A week in books
Boyd Tonkin is Literary Editor at The Independent. An award-winning journalist, he was formerly Social Policy Editor of the New Statesman and has broadcast extensively for BBC arts and current affairs programmes. He has judged the Booker Prize, the Whitbread biography award, the Commonwealth Writers Prize and the David Cohen Prize for a lifetime's achievement in literature.
Saturday 02 August 1997
All the more reason, then, to savour an anthology with a clear purpose and a coherent pattern evident through its 600 well-balanced pages. The Oxford Book of the American South (OUP, pounds 22.50) jumps the gun on William Faulkner's centenary by six weeks or so. Yet its one-author-one-piece rule determines that the sage of another Oxford (Mississippi) has to make do with a single story. "Wash", from 1934, portrays the kind of marooned but uncrushable poor whites whose accents fill the book.
Its other leading voice, of course, belongs to the black Southerners who somehow managed to record their lives from at least a century before Emancipation in 1861. As their first black contributor, editors Edward L Ayers and Bradley C Mittendorf select Olaudah Equiano, who documents a Middle Passage in 1756. The last - Anthony Wilson, born in 1960 - returns to Mississippi to "embrace the ghosts and cradle the bones" of a brutal but enduring past.
Sliding easily between fiction, memoirs and reportage, the editors pick cleverly from every expected figure - Mark Twain, Alice Walker, Thomas Jefferson, Martin Luther King - but also dig up many hidden gems. They want us to cherish all their choices: black and white, radicals and diehards, scoffers and romantics. And I did - all except a slice from the most famous Southern novel of the lot. In their extract from Gone With The Wind, Scarlett O'Hara, in the aftermath of Civil War, whines that she would "never feel like a lady again ... until black hands and not white took the cotton from Tara". Tough luck, girl; or rather (all together now): frankly, my dear, we couldn't give a damn.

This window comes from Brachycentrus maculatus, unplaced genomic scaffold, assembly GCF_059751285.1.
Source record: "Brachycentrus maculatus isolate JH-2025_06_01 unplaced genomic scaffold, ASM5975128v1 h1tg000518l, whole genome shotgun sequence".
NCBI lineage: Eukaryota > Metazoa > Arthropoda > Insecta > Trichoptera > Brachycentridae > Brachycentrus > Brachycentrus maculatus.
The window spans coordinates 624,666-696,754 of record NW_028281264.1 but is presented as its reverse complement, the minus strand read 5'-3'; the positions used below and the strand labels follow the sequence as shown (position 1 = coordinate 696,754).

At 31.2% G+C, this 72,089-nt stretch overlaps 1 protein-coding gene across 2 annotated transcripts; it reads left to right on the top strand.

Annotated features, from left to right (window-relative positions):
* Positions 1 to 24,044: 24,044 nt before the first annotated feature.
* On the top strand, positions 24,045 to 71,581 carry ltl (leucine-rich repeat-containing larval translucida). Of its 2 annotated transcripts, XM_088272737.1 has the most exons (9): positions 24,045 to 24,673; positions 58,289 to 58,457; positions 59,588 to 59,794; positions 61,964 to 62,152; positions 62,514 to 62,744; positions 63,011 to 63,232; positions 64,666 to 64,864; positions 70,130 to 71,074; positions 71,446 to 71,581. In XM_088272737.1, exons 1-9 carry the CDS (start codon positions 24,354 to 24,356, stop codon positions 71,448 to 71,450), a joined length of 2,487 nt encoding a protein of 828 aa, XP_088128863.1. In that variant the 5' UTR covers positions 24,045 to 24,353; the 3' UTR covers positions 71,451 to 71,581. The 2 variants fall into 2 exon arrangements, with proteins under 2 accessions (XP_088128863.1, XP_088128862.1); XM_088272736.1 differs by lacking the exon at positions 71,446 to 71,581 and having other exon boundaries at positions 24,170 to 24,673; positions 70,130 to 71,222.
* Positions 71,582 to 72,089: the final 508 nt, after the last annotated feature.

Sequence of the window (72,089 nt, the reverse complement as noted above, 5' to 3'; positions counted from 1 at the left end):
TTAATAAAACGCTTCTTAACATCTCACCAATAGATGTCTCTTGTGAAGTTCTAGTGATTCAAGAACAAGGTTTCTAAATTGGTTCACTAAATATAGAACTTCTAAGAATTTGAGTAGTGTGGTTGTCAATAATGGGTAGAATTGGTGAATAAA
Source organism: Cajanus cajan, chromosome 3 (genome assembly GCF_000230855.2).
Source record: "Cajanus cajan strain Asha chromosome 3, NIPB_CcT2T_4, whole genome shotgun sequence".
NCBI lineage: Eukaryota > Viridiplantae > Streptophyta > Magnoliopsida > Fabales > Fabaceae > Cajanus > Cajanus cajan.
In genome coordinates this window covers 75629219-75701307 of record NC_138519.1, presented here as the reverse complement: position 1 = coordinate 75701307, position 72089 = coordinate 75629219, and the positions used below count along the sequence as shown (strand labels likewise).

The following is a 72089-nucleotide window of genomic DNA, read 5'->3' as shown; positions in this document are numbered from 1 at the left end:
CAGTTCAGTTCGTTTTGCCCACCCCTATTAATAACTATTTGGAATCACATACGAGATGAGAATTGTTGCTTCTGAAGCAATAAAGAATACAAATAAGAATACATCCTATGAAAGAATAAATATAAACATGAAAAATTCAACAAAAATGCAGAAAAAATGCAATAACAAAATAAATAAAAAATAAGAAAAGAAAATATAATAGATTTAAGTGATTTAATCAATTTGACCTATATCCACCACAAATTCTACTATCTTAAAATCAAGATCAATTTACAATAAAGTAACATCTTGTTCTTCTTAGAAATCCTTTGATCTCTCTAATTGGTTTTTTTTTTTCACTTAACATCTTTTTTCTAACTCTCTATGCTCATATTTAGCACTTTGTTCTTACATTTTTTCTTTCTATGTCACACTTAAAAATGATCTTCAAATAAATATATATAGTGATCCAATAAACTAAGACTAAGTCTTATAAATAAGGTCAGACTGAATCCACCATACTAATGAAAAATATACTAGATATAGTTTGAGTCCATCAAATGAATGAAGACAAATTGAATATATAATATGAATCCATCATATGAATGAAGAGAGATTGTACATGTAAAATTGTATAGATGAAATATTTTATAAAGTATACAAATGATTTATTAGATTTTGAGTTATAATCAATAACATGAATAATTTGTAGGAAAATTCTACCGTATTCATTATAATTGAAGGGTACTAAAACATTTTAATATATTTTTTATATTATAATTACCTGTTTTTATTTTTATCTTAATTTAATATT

Film The critics but sneer but these unfashionable festive films are our favourites
TV We're so close to knowing what happened to Oliver Hughes, but a last-minute bluff crushes expectations
Arts & Ents blogs
- 1 Nigel Farage: Me vs Russell Brand on Question Time – he's got the chest hair but where are his ideas?
- 2 Harry Potter fans can apply to the Hogwarts-inspired College of Wizardry
- 3 Jessica Chambers: 19-year-old woman 'doused with lighter fluid and burned alive' in the US
- 4 Russell Brand calls Nigel Farage 'poundshop Enoch Powell' in BBC Question Time debate
- 5 Orange Wednesdays are no more
Peter Lik: The self-proclaimed 'fine-art photographer' whose work sells for millions
Best underrated Christmas movies from Trading Places to While You Were Sleeping
Grace Dent on TV: The Lost Honour of Christopher Jefferies was a beautifully shot, immensely considered drama
The Lost Honour of Christopher Jefferies, review: Jason Watkins is brilliant, but real victim Joanna Yeates is reduced to a footnote
Marilyn Manson denies involvement in shocking Lana Del Rey rape video
Disgruntled RBS worker writes hilarious open letter to Russell Brand after anti-capitalist publicity stunt leaves him hungry
Nigel Farage defends Kerry Smith 'ch***y' comment: 'If you are going for a Chinese, what do you say you’re going for?'
Nigel Farage's approval rating hits 'record low' as popularity suffers in wake of Ukip sex scandal
Rozanne Duncan: Ukip expels councillor for 'jaw-dropping' comments made in BBC TV interview
Sony hack: Angelina Jolie branded 'seriously out of her mind' in further embarrassing leaked email saga
Panic Saturday: 13 million Britons spend £1.2bn – while 13 million others across the country live in poverty unable to afford food